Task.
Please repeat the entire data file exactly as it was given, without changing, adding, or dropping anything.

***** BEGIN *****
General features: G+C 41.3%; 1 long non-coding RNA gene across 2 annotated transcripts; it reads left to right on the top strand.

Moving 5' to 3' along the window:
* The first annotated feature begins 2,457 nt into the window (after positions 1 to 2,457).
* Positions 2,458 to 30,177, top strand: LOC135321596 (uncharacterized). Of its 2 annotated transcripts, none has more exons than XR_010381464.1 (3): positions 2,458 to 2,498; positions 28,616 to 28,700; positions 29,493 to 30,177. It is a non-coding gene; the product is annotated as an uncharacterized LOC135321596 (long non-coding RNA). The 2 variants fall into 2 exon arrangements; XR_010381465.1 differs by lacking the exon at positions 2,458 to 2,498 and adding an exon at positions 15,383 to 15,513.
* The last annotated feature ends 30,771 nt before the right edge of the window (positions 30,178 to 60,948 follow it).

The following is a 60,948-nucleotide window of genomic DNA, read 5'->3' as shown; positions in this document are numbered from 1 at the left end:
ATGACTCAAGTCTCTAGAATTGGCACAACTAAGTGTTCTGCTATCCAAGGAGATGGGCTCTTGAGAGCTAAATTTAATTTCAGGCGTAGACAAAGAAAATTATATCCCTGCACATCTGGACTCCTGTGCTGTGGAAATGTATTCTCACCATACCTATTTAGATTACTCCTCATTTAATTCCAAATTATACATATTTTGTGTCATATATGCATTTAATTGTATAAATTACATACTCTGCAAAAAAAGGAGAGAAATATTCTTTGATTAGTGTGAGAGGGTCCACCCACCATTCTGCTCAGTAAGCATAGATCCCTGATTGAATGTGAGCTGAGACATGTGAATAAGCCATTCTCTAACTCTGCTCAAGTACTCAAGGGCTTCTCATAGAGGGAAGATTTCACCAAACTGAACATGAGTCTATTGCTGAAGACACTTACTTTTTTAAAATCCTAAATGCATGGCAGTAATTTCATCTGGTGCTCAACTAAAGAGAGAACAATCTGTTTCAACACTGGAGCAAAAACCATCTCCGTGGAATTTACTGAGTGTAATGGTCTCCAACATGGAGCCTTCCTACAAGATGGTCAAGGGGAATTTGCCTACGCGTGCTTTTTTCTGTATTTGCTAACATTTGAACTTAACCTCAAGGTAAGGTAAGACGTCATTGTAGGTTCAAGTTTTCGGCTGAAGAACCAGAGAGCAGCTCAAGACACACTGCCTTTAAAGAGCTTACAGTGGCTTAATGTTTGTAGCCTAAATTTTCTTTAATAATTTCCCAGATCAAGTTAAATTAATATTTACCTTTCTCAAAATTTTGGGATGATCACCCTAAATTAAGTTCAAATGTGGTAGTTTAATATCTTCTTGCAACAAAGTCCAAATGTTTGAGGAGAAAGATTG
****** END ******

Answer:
General features: G+C 41.3%; 1 long non-coding RNA gene across 2 annotated transcripts; it reads left to right on the top strand.

Moving 5' to 3' along the window:
* The first annotated feature begins 2,457 nt into the window (after positions 1 to 2,457).
* Positions 2,458 to 30,177, top strand: LOC135321596 (uncharacterized). Of its 2 annotated transcripts, none has more exons than XR_010381464.1 (3): positions 2,458 to 2,498; positions 28,616 to 28,700; positions 29,493 to 30,177. It is a non-coding gene; the product is annotated as an uncharacterized LOC135321596 (long non-coding RNA). The 2 variants fall into 2 exon arrangements; XR_010381465.1 differs by lacking the exon at positions 2,458 to 2,498 and adding an exon at positions 15,383 to 15,513.
* The last annotated feature ends 30,771 nt before the right edge of the window (positions 30,178 to 60,948 follow it).

The following is a 60,948-nucleotide window of genomic DNA, read 5'->3' as shown; positions in this document are numbered from 1 at the left end:
ATGACTCAAGTCTCTAGAATTGGCACAACTAAGTGTTCTGCTATCCAAGGAGATGGGCTCTTGAGAGCTAAATTTAATTTCAGGCGTAGACAAAGAAAATTATATCCCTGCACATCTGGACTCCTGTGCTGTGGAAATGTATTCTCACCATACCTATTTAGATTACTCCTCATTTAATTCCAAATTATACATATTTTGTGTCATATATGCATTTAATTGTATAAATTACATACTCTGCAAAAAAAGGAGAGAAATATTCTTTGATTAGTGTGAGAGGGTCCACCCACCATTCTGCTCAGTAAGCATAGATCCCTGATTGAATGTGAGCTGAGACATGTGAATAAGCCATTCTCTAACTCTGCTCAAGTACTCAAGGGCTTCTCATAGAGGGAAGATTTCACCAAACTGAACATGAGTCTATTGCTGAAGACACTTACTTTTTTAAAATCCTAAATGCATGGCAGTAATTTCATCTGGTGCTCAACTAAAGAGAGAACAATCTGTTTCAACACTGGAGCAAAAACCATCTCCGTGGAATTTACTGAGTGTAATGGTCTCCAACATGGAGCCTTCCTACAAGATGGTCAAGGGGAATTTGCCTACGCGTGCTTTTTTCTGTATTTGCTAACATTTGAACTTAACCTCAAGGTAAGGTAAGACGTCATTGTAGGTTCAAGTTTTCGGCTGAAGAACCAGAGAGCAGCTCAAGACACACTGCCTTTAAAGAGCTTACAGTGGCTTAATGTTTGTAGCCTAAATTTTCTTTAATAATTTCCCAGATCAAGTTAAATTAATATTTACCTTTCTCAAAATTTTGGGATGATCACCCTAAATTAAGTTCAAATGTGGTAGTTTAATATCTTCTTGCAACAAAGTCCAAATGTTTGAGGAGAAAGATTG